Title
Differences in gastrointestinal calcium absorption after ingestion of calcium-free phosphate binders
Author
Faculty/Department
Faculty of Medicine and Health Sciences
Publication type
article
Publication
Bethesda, Md ,
Subject
Biology
Human medicine
Source (journal)
American journal of physiology: renal physiology / American Physiological Society. - Bethesda, Md
Volume/pages
306(2014) :1 , p. 61-67
ISSN
0363-6127
ISI
000329193300008
Carrier
E
Target language
English (eng)
Full text (Publishers DOI)
Affiliation
University of Antwerp
Abstract
Both calcium-containing and non calcium-containing phosphate binders can increase gastrointestinal calcium absorption. Previously, we observed that lanthanum carbonate administration to rats with renal failure is not associated with an increased calciuria. Additionally, lanthanum carbonate treatment in dialysis patients has been associated with a less pronounced initial decrease in serum PTH compared to other phosphate binders. For 8 days, male Wistar rats received a diet supplemented with 2% lanthanum carbonate, 2% sevelamer, 2% calcium carbonate or 2% cellulose. Calciuria was found to be increased in animals treated with sevelamer or calcium carbonate, but not with lanthanum carbonate. In animals with renal failure, cumulative calcium excretion showed similar results. Serum ionized calcium levels were increased after 2 days of treatment with sevelamer, while calcium carbonate showed a smaller increase. Lanthanum carbonate did not induce differences. In animals with renal failure, no differences were found between the sevelamer, calcium carbonate and control groups. Lanthanum carbonate, however, induced lower ionized calcium levels within 2 days of treatment. These results were confirmed in normal human volunteers, showing lower net calcium absorption after a single dose of lanthanum carbonate, compared to sevelamer carbonate. In conclusion, these two non calcium-containing phosphate binding agents showed a differential effect on gastrointestinal calcium absorption. These findings may help to improve management of calcium balance in patients with renal failure, including concomitant use of vitamin D.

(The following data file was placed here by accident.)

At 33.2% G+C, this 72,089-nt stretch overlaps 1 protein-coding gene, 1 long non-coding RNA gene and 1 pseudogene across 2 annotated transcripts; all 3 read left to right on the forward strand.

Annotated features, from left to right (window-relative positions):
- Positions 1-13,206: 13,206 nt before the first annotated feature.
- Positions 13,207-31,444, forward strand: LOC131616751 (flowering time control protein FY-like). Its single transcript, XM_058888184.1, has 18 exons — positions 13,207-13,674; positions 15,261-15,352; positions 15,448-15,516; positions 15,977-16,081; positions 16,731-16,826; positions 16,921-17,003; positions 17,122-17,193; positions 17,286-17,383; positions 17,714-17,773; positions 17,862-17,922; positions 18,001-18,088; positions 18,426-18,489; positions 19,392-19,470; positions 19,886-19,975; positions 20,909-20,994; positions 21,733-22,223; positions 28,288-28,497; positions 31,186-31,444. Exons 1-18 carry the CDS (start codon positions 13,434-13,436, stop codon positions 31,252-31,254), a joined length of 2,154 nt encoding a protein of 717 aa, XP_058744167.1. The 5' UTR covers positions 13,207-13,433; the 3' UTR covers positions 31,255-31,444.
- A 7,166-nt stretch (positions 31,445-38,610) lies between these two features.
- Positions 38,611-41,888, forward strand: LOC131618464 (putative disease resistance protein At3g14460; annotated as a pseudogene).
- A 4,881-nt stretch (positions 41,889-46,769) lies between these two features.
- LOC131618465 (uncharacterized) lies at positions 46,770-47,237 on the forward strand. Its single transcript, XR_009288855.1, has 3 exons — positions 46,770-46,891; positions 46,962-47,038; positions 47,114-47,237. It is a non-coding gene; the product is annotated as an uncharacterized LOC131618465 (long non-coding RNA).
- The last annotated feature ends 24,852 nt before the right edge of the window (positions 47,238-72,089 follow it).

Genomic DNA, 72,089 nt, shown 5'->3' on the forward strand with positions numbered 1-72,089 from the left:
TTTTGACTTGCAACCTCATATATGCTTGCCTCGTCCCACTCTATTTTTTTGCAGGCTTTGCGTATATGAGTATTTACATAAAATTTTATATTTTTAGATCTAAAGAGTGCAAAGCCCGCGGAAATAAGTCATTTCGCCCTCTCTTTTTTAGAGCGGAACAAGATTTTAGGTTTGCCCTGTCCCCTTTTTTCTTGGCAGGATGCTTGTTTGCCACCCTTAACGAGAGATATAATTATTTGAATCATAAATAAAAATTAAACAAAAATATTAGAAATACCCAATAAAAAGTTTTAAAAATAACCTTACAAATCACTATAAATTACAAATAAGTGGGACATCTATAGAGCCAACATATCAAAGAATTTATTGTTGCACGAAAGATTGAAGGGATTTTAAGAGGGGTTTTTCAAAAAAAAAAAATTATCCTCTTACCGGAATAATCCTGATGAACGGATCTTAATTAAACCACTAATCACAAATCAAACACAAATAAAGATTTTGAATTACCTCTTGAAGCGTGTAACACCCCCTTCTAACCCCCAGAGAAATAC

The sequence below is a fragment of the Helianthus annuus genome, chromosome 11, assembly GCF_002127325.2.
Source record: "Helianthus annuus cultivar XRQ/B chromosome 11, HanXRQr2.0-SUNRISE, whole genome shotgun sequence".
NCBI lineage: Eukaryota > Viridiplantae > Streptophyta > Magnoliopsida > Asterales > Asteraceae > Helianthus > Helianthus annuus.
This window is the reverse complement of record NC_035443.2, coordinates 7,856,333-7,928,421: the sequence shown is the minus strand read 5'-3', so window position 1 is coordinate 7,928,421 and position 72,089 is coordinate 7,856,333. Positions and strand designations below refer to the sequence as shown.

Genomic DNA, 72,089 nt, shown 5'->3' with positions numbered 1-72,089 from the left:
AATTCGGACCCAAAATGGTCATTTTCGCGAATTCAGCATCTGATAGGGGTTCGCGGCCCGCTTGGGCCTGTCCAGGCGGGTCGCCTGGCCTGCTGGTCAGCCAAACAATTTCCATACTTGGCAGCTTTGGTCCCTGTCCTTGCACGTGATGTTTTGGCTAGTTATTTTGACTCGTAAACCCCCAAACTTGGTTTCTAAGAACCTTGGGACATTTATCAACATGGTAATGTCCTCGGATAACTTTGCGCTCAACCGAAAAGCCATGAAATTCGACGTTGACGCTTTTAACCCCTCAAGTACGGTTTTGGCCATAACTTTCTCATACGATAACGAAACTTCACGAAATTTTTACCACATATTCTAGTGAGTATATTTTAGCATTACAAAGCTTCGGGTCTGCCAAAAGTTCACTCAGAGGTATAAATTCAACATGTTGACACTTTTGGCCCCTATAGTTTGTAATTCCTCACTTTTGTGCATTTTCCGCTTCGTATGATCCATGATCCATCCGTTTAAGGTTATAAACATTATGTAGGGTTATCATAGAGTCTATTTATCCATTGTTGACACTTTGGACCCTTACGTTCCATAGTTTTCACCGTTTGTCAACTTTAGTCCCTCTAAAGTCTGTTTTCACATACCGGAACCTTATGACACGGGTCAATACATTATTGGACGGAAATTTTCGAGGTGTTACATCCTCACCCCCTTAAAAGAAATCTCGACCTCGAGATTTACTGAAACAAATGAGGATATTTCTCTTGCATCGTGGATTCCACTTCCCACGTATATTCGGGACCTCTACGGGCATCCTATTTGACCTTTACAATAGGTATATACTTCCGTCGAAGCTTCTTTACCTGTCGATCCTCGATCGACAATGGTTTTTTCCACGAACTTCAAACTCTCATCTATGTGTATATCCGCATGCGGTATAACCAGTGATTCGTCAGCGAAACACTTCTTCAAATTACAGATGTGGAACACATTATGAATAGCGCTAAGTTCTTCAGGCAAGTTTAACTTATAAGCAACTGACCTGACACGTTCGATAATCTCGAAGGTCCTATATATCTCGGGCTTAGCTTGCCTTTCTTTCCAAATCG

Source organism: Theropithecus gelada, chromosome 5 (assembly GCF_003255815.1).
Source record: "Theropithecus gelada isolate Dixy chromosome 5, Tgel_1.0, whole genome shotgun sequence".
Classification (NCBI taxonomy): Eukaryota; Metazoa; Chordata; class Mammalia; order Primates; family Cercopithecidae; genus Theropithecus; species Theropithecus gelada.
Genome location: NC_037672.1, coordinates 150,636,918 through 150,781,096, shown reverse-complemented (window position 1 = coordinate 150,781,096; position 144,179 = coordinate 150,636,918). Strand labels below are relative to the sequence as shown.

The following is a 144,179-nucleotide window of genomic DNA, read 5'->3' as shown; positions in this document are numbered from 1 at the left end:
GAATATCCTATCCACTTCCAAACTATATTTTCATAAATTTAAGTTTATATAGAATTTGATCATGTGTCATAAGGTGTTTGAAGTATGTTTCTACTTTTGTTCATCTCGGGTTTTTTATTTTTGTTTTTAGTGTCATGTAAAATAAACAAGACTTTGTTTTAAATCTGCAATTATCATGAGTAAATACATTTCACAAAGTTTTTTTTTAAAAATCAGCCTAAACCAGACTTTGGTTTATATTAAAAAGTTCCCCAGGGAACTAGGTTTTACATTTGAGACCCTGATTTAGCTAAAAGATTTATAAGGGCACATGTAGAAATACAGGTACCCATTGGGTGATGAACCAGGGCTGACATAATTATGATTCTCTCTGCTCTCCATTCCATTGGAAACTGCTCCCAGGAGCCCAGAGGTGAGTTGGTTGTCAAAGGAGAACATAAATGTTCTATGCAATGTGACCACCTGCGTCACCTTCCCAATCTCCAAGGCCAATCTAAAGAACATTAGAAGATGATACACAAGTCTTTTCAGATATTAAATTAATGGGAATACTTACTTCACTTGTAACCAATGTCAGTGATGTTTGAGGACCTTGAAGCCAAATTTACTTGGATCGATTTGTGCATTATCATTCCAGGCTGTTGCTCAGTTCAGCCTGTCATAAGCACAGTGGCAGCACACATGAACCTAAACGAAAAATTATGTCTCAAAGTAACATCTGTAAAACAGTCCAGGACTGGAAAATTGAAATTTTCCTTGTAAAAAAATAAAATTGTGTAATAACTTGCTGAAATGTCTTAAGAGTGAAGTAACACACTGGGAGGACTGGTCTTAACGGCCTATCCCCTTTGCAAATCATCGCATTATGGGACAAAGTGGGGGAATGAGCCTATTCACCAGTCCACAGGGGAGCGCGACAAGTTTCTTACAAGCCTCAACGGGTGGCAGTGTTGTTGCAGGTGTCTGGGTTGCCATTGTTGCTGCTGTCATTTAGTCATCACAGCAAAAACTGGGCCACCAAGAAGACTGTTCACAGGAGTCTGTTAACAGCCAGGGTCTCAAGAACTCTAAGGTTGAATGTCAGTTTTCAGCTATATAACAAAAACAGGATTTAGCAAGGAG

E-info
http://gateway.webofknowledge.com/gateway/Gateway.cgi?GWVersion=2&SrcApp=PARTNER_APP&SrcAuth=LinksAMR&KeyUT=WOS:000329193300008&DestLinkType=RelatedRecords&DestApp=ALL_WOS&UsrCustomerID=ef845e08c439e550330acc77c7d2d848
http://gateway.webofknowledge.com/gateway/Gateway.cgi?GWVersion=2&SrcApp=PARTNER_APP&SrcAuth=LinksAMR&KeyUT=WOS:000329193300008&DestLinkType=FullRecord&DestApp=ALL_WOS&UsrCustomerID=ef845e08c439e550330acc77c7d2d848
http://gateway.webofknowledge.com/gateway/Gateway.cgi?GWVersion=2&SrcApp=PARTNER_APP&SrcAuth=LinksAMR&KeyUT=WOS:000329193300008&DestLinkType=CitingArticles&DestApp=ALL_WOS&UsrCustomerID=ef845e08c439e550330acc77c7d2d848
Handle